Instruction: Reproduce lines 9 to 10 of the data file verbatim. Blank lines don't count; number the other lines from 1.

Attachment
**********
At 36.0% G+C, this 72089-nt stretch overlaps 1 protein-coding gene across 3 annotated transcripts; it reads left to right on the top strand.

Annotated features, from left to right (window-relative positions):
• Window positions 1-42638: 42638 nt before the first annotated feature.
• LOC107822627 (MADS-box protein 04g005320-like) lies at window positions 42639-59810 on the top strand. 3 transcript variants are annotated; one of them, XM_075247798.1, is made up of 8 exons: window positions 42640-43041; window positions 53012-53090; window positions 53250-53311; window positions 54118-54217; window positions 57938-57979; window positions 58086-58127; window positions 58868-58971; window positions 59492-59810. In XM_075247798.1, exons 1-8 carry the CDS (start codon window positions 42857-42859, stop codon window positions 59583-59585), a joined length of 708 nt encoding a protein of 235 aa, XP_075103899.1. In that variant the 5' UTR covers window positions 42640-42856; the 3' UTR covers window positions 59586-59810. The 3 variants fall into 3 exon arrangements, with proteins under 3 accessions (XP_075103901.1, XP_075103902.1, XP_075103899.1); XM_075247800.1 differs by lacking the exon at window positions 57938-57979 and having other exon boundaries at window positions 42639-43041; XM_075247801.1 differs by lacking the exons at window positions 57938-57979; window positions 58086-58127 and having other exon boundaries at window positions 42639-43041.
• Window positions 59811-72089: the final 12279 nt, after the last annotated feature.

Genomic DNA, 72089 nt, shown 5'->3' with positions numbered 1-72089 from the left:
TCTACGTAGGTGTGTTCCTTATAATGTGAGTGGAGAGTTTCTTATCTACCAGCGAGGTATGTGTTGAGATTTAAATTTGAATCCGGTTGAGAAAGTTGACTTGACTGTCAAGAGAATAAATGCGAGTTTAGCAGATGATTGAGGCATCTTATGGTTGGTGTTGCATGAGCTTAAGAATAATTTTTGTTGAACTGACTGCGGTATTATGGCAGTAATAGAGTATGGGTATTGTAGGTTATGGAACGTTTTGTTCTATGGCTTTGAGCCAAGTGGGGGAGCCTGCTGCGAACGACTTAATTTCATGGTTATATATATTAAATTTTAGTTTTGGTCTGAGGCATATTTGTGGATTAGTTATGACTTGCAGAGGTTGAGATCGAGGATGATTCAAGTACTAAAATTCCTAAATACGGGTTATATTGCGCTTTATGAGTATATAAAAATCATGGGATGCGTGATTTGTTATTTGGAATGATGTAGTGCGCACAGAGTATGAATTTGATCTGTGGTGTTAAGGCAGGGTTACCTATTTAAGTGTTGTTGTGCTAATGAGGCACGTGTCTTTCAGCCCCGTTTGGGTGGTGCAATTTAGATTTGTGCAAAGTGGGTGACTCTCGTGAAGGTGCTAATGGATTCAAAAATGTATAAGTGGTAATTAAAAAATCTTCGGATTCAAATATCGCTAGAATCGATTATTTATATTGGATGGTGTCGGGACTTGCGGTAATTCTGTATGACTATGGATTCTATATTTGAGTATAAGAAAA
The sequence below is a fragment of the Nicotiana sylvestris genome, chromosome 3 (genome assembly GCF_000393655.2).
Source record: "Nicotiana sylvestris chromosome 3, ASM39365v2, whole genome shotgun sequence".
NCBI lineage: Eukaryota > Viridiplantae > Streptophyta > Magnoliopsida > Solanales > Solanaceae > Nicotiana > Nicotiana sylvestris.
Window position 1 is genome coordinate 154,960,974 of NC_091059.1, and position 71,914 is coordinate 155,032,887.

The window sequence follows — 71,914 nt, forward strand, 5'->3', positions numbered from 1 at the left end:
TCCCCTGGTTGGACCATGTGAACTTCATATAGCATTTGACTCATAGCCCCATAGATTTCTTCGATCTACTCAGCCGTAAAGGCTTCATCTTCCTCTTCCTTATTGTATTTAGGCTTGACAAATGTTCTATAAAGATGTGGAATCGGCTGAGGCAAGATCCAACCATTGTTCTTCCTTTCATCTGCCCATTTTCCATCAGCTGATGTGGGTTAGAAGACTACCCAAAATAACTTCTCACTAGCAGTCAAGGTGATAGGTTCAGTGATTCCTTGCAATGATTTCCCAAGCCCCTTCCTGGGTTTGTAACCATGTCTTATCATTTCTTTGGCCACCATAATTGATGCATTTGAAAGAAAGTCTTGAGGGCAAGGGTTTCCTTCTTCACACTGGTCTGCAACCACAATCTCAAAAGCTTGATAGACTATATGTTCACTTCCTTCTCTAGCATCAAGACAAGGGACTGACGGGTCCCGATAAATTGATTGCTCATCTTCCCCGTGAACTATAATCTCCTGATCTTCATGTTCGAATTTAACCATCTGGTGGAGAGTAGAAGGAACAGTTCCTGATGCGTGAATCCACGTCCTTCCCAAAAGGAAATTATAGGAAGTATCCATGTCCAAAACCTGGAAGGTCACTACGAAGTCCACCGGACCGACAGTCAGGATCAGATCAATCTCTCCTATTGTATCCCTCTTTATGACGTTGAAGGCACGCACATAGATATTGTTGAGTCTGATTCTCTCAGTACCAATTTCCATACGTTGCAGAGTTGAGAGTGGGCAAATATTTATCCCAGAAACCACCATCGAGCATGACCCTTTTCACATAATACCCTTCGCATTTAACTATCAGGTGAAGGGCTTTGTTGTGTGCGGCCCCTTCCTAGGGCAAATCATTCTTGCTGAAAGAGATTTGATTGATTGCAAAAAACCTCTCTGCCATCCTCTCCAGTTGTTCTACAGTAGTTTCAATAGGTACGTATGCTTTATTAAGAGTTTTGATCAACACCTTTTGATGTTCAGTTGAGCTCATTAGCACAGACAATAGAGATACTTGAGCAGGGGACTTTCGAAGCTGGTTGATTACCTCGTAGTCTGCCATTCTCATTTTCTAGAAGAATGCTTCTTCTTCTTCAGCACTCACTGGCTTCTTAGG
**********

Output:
Source record: "Nicotiana sylvestris chromosome 3, ASM39365v2, whole genome shotgun sequence".
NCBI lineage: Eukaryota > Viridiplantae > Streptophyta > Magnoliopsida > Solanales > Solanaceae > Nicotiana > Nicotiana sylvestris.